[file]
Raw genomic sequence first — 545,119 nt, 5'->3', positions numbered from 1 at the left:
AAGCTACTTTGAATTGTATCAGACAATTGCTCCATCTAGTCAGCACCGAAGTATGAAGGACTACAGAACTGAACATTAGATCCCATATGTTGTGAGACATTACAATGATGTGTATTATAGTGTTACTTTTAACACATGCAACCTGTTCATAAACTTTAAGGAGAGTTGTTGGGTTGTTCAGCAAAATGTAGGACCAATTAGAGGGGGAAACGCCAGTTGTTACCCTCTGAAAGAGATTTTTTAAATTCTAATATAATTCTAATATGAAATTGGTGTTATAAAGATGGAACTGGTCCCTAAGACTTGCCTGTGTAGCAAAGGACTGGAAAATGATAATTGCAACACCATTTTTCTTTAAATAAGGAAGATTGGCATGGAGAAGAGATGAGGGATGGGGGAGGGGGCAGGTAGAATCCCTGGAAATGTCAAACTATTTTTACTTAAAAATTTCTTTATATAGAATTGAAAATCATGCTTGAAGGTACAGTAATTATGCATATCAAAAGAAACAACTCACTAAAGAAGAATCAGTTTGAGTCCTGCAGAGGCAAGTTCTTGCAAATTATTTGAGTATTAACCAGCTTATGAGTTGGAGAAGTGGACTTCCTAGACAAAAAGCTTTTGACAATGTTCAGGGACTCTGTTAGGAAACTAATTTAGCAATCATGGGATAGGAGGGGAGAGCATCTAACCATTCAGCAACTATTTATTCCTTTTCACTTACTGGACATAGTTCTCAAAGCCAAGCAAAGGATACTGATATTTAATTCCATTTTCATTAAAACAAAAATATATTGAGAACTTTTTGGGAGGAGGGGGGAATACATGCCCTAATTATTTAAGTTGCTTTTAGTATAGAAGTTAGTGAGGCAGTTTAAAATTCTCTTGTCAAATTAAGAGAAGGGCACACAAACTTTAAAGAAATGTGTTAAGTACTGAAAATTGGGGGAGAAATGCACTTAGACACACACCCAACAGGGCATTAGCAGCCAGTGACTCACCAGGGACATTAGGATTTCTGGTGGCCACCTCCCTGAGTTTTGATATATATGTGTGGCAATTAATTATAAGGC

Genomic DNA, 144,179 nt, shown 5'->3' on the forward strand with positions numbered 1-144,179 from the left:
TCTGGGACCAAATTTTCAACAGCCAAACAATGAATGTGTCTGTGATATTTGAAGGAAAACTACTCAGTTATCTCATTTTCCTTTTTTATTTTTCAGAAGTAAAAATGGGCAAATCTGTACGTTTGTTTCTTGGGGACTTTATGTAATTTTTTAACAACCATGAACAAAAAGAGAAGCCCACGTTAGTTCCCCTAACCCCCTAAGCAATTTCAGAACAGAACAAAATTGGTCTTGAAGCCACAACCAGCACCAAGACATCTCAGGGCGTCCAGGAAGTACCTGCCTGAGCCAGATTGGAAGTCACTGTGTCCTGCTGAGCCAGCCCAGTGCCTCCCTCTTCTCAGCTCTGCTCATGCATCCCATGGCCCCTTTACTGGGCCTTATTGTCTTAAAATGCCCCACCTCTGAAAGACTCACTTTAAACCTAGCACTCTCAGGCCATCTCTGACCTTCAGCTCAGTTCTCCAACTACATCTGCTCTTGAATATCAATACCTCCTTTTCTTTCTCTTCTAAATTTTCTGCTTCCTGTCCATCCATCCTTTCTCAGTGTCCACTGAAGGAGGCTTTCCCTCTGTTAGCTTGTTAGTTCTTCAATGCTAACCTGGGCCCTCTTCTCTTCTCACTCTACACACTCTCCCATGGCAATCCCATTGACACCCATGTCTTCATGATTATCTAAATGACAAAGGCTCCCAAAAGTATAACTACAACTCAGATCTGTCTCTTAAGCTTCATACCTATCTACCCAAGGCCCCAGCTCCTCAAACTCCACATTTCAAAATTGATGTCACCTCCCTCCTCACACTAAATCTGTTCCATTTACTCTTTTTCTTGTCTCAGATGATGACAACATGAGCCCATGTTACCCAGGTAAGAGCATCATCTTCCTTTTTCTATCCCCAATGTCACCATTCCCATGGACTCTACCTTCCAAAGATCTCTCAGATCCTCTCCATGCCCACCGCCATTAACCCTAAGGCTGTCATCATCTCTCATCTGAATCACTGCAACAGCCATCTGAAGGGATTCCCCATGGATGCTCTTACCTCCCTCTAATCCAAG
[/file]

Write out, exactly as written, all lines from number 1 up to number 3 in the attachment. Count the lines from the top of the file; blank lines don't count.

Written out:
Raw genomic sequence first — 545,119 nt, 5'->3', positions numbered from 1 at the left:
AAGCTACTTTGAATTGTATCAGACAATTGCTCCATCTAGTCAGCACCGAAGTATGAAGGACTACAGAACTGAACATTAGATCCCATATGTTGTGAGACATTACAATGATGTGTATTATAGTGTTACTTTTAACACATGCAACCTGTTCATAAACTTTAAGGAGAGTTGTTGGGTTGTTCAGCAAAATGTAGGACCAATTAGAGGGGGAAACGCCAGTTGTTACCCTCTGAAAGAGATTTTTTAAATTCTAATATAATTCTAATATGAAATTGGTGTTATAAAGATGGAACTGGTCCCTAAGACTTGCCTGTGTAGCAAAGGACTGGAAAATGATAATTGCAACACCATTTTTCTTTAAATAAGGAAGATTGGCATGGAGAAGAGATGAGGGATGGGGGAGGGGGCAGGTAGAATCCCTGGAAATGTCAAACTATTTTTACTTAAAAATTTCTTTATATAGAATTGAAAATCATGCTTGAAGGTACAGTAATTATGCATATCAAAAGAAACAACTCACTAAAGAAGAATCAGTTTGAGTCCTGCAGAGGCAAGTTCTTGCAAATTATTTGAGTATTAACCAGCTTATGAGTTGGAGAAGTGGACTTCCTAGACAAAAAGCTTTTGACAATGTTCAGGGACTCTGTTAGGAAACTAATTTAGCAATCATGGGATAGGAGGGGAGAGCATCTAACCATTCAGCAACTATTTATTCCTTTTCACTTACTGGACATAGTTCTCAAAGCCAAGCAAAGGATACTGATATTTAATTCCATTTTCATTAAAACAAAAATATATTGAGAACTTTTTGGGAGGAGGGGGGAATACATGCCCTAATTATTTAAGTTGCTTTTAGTATAGAAGTTAGTGAGGCAGTTTAAAATTCTCTTGTCAAATTAAGAGAAGGGCACACAAACTTTAAAGAAATGTGTTAAGTACTGAAAATTGGGGGAGAAATGCACTTAGACACACACCCAACAGGGCATTAGCAGCCAGTGACTCACCAGGGACATTAGGATTTCTGGTGGCCACCTCCCTGAGTTTTGATATATATGTGTGGCAATTAATTATAAGGC

Genomic DNA, 144,179 nt, shown 5'->3' on the forward strand with positions numbered 1-144,179 from the left: